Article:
Let us leave aside the concepts of “precursor,” or “first,” whose use has already been analyzed in depth, and concentrate on these assumptions of “uniformity.” The former conception of the “uniformity” of mathematics —the “global uniformity”—evokes a faith in the uniformity of the scientific practice, epitomized by the be-lief in a “single” scientific method. In the last decades, much effort has been devoted, in history and philosophy of science, to expose the shortcomings of such a view. This effort has borne more on science in general than on mathematics in particular. More work remains to be done more systematically on mathematics along the same lines. Interestingly enough, historians like Richard Yeo have argued that this emphasis on “the” scientific method, which is so perceptible among “scientists” from the 19th century onwards, had to be correlated to the shaping of “the scientific community” after 1800. One may thus interpret the effort that historians and philosophers of science recently placed in this direction as a critical analysis of an idea of scientists as forming a “community.”

Much less work, however, has been devoted to the latter conception of the “uniformity” of mathematics —the “regional uniformity”. And yet, it is the one that has probably the tightest connection to the making of “communitarian” historiographies, which can be identified at work in some trends in all the societies of our glo-bal world. It was this observation that determined where SAW wanted to exert its theoretical effort. Its main goal is to expose the limitations of views that consider the mathematics produced in either Mesopotamia, or India, or else China, as “uniform.” The project aims to highlight how one can identify, in these three geographical areas, different mathematical practices and bodies of knowledge, anchored in specific social and professional contexts. At a theoretical level, the fulfillment of this objective will require a critical reflection on the concept of a “culture of scientific practice”—to be distinguished from more essentializing uses of the word “culture.” Moreover, we shall have to address the issue of how different cultures, in a sense to be determined, connect with each other—we will rather suggest “overlap” with each other. This question is fundamental, if we are to take as far as possible our critical analysis of representations in terms of community. However, the question is no less fundamental in general history and philosophy of science at the present time, since we find ourselves at a juncture where we need theoretical tools that will allow us to move from the description of a variety of local practices to a more global picture.

**II. Aims of SAW**

The objective is to introduce an initial decomposition into smaller entities of what at the present day is too often presented as homogeneous wholes, that is, “Chinese mathematics,” “Indian mathematics,” and even “Mesopotamian mathematics.” The strategy adopted to do so is systematic. Whether we look at Sumero-Akkadian, Sanskrit, or Chinese sources documenting ancient mathematical practices, in each area, some of the sources adhere to spheres of astronomical/astrological activity, whereas others appear to be closer to the workings of an administration dealing with financial matters. It is because the three sets of sources that were handed down from Mesopotamia, China and the Indian subcontinent present that same feature that we have chosen to concentrate on these three areas in parallel for the SAW project. The project intends to focus on sources specifically adhering to either domain of activity and to identify, by contrasting them with each other, specificities in the practice of, and knowledge in, mathematics to which they bear witness. Our expertise in these subfields is sufficient to know that the method will yield results. These sources represent the material means with which SAW will realize its program.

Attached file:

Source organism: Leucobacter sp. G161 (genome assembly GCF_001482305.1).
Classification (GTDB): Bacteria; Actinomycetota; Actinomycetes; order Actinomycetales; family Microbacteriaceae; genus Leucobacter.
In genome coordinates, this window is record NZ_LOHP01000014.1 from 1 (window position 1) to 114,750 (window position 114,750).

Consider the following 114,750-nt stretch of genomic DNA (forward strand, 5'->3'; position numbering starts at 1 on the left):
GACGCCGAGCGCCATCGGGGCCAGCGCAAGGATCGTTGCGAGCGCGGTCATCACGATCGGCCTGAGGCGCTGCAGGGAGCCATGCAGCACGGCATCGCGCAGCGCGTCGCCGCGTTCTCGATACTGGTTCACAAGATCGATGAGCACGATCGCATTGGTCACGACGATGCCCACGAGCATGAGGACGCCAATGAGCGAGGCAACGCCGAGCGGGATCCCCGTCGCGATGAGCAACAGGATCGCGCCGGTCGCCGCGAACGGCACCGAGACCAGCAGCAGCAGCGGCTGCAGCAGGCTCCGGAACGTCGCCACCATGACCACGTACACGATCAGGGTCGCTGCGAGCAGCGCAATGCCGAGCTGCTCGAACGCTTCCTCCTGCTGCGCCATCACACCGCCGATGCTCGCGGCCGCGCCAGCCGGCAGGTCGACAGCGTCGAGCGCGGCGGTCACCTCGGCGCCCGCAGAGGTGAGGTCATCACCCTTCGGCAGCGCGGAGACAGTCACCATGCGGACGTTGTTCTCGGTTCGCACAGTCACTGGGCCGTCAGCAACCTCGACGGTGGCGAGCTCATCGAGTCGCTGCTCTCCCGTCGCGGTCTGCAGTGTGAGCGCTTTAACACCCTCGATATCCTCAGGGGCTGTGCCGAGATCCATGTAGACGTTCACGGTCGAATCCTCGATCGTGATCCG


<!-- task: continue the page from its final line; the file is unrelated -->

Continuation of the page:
Even though mathematical knowledge and practice appear to differ from social context to social context in ways that need to be understood, they also partly overlap. This remark may explain why previous historical research has failed to identify these patterns of differences and has offered a vision of “cultural” uniformity. This feature is quite important on a theoretical level. We are indeed confronted with local cultures of mathematical practice that are not confined within sealed boundaries, but share common knowledge and ways of working. SAW aims at finding the theoretical tools to describe this pattern of dissimilarity and overlap in greater detail. This is the conceptual breakthrough for history of science on which SAW will work, —its theoretical means. The situations observed already appear to be promising in this respect and yield sufficient empirical evidence to serve as a basis for this exploration.

In addition to work on primary sources, SAW intends to carry out a reflection on the history of historiography of mathematics. Such a reflection is essential to approach our sources in a critical way. The main focus of SAW in that direction will be on the key general operations which are at play in the making of the historiography of ancient science: the shaping of critical editions, the constitution of collections, the conceptual tools used to make the past in the present.